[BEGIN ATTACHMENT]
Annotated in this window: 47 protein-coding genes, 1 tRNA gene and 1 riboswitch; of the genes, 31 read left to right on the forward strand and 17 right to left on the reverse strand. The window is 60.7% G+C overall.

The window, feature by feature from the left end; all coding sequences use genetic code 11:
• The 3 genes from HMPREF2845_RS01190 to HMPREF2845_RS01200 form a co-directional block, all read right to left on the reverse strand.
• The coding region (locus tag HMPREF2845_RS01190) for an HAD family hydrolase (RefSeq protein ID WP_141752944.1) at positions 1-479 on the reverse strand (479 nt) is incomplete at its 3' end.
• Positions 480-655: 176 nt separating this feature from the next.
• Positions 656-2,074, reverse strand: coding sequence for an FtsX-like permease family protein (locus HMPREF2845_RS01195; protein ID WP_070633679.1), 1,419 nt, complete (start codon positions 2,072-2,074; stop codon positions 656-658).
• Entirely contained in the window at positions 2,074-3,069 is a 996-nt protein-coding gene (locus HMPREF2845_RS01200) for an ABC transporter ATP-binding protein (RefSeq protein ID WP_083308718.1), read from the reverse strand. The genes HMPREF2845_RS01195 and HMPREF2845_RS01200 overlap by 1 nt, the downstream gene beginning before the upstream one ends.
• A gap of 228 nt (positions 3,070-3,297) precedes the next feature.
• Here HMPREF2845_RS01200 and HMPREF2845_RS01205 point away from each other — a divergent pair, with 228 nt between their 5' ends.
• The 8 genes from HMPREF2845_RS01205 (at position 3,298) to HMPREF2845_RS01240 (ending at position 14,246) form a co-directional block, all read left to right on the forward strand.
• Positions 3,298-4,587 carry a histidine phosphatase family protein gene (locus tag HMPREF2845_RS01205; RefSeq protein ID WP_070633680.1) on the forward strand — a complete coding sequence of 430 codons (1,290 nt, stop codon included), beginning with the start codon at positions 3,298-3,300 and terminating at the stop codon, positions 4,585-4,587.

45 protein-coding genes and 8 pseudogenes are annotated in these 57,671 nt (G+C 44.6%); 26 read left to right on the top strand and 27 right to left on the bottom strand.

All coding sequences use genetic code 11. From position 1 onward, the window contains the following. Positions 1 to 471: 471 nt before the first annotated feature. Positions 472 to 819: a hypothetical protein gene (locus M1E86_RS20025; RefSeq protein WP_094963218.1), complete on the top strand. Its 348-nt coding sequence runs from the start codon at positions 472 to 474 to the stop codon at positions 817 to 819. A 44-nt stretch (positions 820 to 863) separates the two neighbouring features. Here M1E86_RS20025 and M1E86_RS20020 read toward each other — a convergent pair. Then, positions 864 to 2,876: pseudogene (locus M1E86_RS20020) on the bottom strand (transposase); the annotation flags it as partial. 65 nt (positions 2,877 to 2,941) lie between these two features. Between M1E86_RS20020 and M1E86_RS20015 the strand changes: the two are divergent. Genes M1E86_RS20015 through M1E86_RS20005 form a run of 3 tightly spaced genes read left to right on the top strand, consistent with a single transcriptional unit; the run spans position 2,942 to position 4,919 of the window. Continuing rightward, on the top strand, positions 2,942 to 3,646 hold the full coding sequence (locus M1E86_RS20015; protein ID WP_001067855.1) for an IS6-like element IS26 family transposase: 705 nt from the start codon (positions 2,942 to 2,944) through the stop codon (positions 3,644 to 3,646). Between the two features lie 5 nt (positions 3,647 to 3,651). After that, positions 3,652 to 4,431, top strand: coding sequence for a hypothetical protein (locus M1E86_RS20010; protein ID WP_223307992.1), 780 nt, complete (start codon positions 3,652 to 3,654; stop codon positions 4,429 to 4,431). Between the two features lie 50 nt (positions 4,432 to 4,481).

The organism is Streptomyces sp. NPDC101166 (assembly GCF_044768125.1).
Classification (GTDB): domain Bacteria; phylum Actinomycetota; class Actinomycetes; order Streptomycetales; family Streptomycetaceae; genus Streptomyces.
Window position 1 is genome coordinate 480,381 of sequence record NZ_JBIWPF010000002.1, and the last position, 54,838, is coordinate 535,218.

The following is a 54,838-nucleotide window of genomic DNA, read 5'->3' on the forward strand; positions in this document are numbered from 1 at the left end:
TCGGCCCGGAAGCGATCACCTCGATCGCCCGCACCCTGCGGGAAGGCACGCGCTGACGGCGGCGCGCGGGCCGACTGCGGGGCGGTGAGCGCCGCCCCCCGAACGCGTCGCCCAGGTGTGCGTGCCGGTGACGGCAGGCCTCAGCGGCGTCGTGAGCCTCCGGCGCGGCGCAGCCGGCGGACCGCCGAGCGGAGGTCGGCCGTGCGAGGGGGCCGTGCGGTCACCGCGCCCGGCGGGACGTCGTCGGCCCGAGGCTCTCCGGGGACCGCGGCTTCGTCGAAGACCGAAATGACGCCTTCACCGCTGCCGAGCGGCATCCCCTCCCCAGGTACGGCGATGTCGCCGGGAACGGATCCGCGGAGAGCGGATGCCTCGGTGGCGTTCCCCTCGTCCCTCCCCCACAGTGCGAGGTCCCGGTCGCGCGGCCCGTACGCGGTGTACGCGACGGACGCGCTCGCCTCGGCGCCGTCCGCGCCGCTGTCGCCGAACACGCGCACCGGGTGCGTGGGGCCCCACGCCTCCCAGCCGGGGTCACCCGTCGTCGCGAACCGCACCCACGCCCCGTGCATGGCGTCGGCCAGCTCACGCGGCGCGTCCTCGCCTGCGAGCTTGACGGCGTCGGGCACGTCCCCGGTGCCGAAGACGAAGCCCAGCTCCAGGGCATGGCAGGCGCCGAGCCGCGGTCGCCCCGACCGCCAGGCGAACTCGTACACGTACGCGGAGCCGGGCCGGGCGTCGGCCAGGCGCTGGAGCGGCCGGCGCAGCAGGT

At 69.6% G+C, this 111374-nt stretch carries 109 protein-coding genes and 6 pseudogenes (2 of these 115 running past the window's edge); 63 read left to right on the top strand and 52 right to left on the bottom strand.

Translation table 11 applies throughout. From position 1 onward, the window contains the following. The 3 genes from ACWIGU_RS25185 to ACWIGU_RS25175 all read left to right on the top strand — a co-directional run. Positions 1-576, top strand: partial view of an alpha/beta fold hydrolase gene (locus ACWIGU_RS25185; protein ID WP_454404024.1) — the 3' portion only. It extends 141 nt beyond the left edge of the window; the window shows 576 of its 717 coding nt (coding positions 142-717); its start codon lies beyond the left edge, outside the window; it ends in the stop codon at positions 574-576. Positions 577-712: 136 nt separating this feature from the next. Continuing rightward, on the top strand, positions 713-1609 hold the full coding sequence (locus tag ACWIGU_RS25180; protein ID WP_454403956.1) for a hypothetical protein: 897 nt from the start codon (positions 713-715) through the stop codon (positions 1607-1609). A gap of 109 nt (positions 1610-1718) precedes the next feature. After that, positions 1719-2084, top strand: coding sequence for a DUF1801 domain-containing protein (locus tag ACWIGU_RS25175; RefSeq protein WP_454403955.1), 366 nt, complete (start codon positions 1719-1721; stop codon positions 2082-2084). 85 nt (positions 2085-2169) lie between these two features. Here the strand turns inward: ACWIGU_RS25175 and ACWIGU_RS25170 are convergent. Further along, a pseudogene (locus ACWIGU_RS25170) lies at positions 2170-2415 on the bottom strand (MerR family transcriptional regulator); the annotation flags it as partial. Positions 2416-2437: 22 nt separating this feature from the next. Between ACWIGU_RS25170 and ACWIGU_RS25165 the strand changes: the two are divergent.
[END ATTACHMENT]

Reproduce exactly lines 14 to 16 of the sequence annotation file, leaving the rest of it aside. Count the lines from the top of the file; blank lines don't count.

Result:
The organism is Streptomyces sp. NPDC101166 (assembly GCF_044768125.1).
Classification (GTDB): domain Bacteria; phylum Actinomycetota; class Actinomycetes; order Streptomycetales; family Streptomycetaceae; genus Streptomyces.
Window position 1 is genome coordinate 480,381 of sequence record NZ_JBIWPF010000002.1, and the last position, 54,838, is coordinate 535,218.